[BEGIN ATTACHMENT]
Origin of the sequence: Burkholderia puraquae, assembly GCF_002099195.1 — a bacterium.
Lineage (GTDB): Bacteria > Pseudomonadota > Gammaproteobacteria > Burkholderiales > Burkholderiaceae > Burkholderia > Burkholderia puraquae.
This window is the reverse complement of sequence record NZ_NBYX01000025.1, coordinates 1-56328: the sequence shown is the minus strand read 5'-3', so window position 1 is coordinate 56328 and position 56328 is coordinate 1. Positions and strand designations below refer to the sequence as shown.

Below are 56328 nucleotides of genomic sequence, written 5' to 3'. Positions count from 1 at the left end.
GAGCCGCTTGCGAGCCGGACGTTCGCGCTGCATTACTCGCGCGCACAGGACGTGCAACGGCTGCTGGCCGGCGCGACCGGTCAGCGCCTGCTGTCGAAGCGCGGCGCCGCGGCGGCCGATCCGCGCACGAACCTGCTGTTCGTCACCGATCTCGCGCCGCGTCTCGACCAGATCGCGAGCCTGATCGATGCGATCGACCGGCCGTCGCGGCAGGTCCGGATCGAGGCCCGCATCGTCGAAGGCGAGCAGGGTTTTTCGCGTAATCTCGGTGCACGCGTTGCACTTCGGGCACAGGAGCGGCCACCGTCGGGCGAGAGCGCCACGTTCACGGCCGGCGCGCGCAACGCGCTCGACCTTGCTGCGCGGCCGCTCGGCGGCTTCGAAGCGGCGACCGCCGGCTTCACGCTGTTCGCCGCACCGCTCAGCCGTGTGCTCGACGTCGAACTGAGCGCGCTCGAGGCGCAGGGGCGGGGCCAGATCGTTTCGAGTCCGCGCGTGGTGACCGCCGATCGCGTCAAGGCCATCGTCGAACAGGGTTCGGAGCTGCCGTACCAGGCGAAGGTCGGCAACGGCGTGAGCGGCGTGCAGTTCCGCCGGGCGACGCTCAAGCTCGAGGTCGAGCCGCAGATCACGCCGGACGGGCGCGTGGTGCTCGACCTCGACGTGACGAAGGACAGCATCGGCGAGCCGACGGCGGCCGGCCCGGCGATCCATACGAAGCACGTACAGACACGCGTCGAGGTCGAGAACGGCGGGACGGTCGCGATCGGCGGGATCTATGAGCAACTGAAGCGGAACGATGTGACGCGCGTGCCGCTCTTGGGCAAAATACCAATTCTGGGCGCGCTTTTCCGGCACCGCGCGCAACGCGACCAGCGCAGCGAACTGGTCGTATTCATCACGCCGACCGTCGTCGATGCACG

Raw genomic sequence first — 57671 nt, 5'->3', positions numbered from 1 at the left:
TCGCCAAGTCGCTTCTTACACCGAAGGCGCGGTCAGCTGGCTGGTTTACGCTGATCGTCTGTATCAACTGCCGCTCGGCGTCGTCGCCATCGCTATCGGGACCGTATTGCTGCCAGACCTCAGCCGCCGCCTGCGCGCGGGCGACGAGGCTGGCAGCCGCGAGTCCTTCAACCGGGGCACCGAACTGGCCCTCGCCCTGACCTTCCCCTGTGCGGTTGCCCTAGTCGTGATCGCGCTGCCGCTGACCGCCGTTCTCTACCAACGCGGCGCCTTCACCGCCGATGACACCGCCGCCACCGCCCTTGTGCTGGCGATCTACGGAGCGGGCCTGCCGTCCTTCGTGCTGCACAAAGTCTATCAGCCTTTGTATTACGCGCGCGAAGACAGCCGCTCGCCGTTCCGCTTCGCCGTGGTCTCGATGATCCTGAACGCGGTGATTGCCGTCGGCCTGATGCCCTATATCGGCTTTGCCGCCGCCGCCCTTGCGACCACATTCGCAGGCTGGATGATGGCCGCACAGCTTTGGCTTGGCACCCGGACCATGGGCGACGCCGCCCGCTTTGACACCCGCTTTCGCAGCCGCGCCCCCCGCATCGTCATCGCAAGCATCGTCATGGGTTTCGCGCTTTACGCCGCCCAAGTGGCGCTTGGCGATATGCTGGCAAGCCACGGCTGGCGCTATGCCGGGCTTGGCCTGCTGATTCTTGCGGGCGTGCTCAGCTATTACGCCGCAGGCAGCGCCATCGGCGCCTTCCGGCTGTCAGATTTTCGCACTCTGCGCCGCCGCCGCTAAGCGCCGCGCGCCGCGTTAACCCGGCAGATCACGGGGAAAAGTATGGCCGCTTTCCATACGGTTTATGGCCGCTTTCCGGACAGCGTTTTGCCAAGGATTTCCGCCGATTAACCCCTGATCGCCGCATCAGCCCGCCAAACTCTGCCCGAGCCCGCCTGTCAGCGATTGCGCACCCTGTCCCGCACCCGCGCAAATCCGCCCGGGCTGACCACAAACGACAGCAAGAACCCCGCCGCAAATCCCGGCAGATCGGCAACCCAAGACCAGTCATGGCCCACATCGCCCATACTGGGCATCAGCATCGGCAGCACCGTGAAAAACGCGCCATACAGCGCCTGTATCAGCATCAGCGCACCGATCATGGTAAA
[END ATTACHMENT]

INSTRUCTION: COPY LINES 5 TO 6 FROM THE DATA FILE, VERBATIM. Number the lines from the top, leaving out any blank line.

GAGCCGCTTGCGAGCCGGACGTTCGCGCTGCATTACTCGCGCGCACAGGACGTGCAACGGCTGCTGGCCGGCGCGACCGGTCAGCGCCTGCTGTCGAAGCGCGGCGCCGCGGCGGCCGATCCGCGCACGAACCTGCTGTTCGTCACCGATCTCGCGCCGCGTCTCGACCAGATCGCGAGCCTGATCGATGCGATCGACCGGCCGTCGCGGCAGGTCCGGATCGAGGCCCGCATCGTCGAAGGCGAGCAGGGTTTTTCGCGTAATCTCGGTGCACGCGTTGCACTTCGGGCACAGGAGCGGCCACCGTCGGGCGAGAGCGCCACGTTCACGGCCGGCGCGCGCAACGCGCTCGACCTTGCTGCGCGGCCGCTCGGCGGCTTCGAAGCGGCGACCGCCGGCTTCACGCTGTTCGCCGCACCGCTCAGCCGTGTGCTCGACGTCGAACTGAGCGCGCTCGAGGCGCAGGGGCGGGGCCAGATCGTTTCGAGTCCGCGCGTGGTGACCGCCGATCGCGTCAAGGCCATCGTCGAACAGGGTTCGGAGCTGCCGTACCAGGCGAAGGTCGGCAACGGCGTGAGCGGCGTGCAGTTCCGCCGGGCGACGCTCAAGCTCGAGGTCGAGCCGCAGATCACGCCGGACGGGCGCGTGGTGCTCGACCTCGACGTGACGAAGGACAGCATCGGCGAGCCGACGGCGGCCGGCCCGGCGATCCATACGAAGCACGTACAGACACGCGTCGAGGTCGAGAACGGCGGGACGGTCGCGATCGGCGGGATCTATGAGCAACTGAAGCGGAACGATGTGACGCGCGTGCCGCTCTTGGGCAAAATACCAATTCTGGGCGCGCTTTTCCGGCACCGCGCGCAACGCGACCAGCGCAGCGAACTGGTCGTATTCATCACGCCGACCGTCGTCGATGCACG

Raw genomic sequence first — 57671 nt, 5'->3', positions numbered from 1 at the left: